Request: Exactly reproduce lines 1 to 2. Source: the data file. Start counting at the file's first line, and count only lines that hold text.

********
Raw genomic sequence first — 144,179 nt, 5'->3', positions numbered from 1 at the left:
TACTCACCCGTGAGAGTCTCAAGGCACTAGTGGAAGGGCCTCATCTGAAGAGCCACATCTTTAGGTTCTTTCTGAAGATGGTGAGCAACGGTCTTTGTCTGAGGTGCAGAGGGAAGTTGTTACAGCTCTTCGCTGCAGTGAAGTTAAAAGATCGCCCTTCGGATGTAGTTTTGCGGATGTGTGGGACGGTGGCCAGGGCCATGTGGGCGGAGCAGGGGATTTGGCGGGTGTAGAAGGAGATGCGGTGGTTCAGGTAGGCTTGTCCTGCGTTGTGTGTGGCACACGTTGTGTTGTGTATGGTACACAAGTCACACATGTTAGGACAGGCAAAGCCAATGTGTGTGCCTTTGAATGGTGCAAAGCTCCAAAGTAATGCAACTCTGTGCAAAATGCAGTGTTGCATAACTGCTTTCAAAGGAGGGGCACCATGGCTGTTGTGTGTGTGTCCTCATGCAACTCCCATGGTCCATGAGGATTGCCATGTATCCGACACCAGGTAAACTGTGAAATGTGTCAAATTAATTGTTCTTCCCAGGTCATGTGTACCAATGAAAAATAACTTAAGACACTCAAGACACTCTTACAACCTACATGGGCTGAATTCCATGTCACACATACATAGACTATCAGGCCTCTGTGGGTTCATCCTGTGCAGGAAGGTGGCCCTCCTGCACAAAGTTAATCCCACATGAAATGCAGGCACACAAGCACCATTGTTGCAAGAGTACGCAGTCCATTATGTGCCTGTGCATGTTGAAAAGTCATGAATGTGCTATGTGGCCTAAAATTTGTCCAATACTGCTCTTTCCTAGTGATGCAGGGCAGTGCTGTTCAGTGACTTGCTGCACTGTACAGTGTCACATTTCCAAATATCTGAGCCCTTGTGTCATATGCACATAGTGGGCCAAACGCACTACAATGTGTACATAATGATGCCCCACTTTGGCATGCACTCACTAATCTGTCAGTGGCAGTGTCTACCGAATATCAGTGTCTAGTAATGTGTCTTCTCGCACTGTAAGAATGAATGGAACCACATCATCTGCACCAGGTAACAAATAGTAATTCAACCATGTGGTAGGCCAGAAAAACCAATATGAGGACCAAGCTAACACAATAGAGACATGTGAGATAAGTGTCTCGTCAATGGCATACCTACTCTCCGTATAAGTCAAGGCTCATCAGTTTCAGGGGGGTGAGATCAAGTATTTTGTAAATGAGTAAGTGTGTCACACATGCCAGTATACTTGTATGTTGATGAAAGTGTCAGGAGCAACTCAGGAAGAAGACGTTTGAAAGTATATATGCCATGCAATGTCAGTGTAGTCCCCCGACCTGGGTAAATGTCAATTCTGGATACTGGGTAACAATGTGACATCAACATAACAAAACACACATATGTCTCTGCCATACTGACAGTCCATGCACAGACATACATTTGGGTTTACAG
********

Raw genomic sequence first — 144,179 nt, 5'->3', positions numbered from 1 at the left:
TACTCACCCGTGAGAGTCTCAAGGCACTAGTGGAAGGGCCTCATCTGAAGAGCCACATCTTTAGGTTCTTTCTGAAGATGGTGAGCAACGGTCTTTGTCTGAGGTGCAGAGGGAAGTTGTTACAGCTCTTCGCTGCAGTGAAGTTAAAAGATCGCCCTTCGGATGTAGTTTTGCGGATGTGTGGGACGGTGGCCAGGGCCATGTGGGCGGAGCAGGGGATTTGGCGGGTGTAGAAGGAGATGCGGTGGTTCAGGTAGGCTTGTCCTGCGTTGTGTGTGGCACACGTTGTGTTGTGTATGGTACACAAGTCACACATGTTAGGACAGGCAAAGCCAATGTGTGTGCCTTTGAATGGTGCAAAGCTCCAAAGTAATGCAACTCTGTGCAAAATGCAGTGTTGCATAACTGCTTTCAAAGGAGGGGCACCATGGCTGTTGTGTGTGTGTCCTCATGCAACTCCCATGGTCCATGAGGATTGCCATGTATCCGACACCAGGTAAACTGTGAAATGTGTCAAATTAATTGTTCTTCCCAGGTCATGTGTACCAATGAAAAATAACTTAAGACACTCAAGACACTCTTACAACCTACATGGGCTGAATTCCATGTCACACATACATAGACTATCAGGCCTCTGTGGGTTCATCCTGTGCAGGAAGGTGGCCCTCCTGCACAAAGTTAATCCCACATGAAATGCAGGCACACAAGCACCATTGTTGCAAGAGTACGCAGTCCATTATGTGCCTGTGCATGTTGAAAAGTCATGAATGTGCTATGTGGCCTAAAATTTGTCCAATACTGCTCTTTCCTAGTGATGCAGGGCAGTGCTGTTCAGTGACTTGCTGCACTGTACAGTGTCACATTTCCAAATATCTGAGCCCTTGTGTCATATGCACATAGTGGGCCAAACGCACTACAATGTGTACATAATGATGCCCCACTTTGGCATGCACTCACTAATCTGTCAGTGGCAGTGTCTACCGAATATCAGTGTCTAGTAATGTGTCTTCTCGCACTGTAAGAATGAATGGAACCACATCATCTGCACCAGGTAACAAATAGTAATTCAACCATGTGGTAGGCCAGAAAAACCAATATGAGGACCAAGCTAACACAATAGAGACATGTGAGATAAGTGTCTCGTCAATGGCATACCTACTCTCCGTATAAGTCAAGGCTCATCAGTTTCAGGGGGGTGAGATCAAGTATTTTGTAAATGAGTAAGTGTGTCACACATGCCAGTATACTTGTATGTTGATGAAAGTGTCAGGAGCAACTCAGGAAGAAGACGTTTGAAAGTATATATGCCATGCAATGTCAGTGTAGTCCCCCGACCTGGGTAAATGTCAATTCTGGATACTGGGTAACAATGTGACATCAACATAACAAAACACACATATGTCTCTGCCATACTGACAGTCCATGCACAGACATACATTTGGGTTTACAG